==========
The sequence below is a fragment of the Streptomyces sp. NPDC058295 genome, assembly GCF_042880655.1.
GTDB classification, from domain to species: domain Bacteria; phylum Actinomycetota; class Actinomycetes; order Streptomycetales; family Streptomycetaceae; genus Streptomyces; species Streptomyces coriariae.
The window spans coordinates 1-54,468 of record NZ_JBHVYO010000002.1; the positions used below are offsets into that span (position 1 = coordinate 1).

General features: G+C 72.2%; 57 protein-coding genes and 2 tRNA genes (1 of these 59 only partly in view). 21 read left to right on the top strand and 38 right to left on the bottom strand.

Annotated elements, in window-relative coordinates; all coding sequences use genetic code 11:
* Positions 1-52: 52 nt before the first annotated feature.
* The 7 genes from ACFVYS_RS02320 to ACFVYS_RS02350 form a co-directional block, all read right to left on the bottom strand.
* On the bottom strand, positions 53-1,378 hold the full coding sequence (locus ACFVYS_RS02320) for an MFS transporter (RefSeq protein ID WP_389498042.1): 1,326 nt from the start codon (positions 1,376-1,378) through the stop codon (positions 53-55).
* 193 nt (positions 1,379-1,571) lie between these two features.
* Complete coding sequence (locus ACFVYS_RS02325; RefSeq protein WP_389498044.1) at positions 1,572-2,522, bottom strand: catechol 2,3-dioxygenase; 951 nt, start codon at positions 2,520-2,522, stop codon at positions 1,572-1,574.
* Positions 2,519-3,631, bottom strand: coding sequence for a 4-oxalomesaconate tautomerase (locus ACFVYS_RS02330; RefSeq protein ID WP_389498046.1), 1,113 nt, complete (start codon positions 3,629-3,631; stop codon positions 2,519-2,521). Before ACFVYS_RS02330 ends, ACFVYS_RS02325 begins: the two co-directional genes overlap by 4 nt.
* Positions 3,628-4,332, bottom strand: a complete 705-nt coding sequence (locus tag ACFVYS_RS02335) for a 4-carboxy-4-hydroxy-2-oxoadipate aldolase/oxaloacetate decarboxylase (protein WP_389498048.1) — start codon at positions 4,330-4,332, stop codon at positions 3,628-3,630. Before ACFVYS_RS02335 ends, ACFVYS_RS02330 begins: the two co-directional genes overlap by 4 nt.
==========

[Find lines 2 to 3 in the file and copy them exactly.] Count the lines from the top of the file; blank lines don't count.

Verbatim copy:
GTDB classification, from domain to species: domain Bacteria; phylum Actinomycetota; class Actinomycetes; order Streptomycetales; family Streptomycetaceae; genus Streptomyces; species Streptomyces coriariae.
The window spans coordinates 1-54,468 of record NZ_JBHVYO010000002.1; the positions used below are offsets into that span (position 1 = coordinate 1).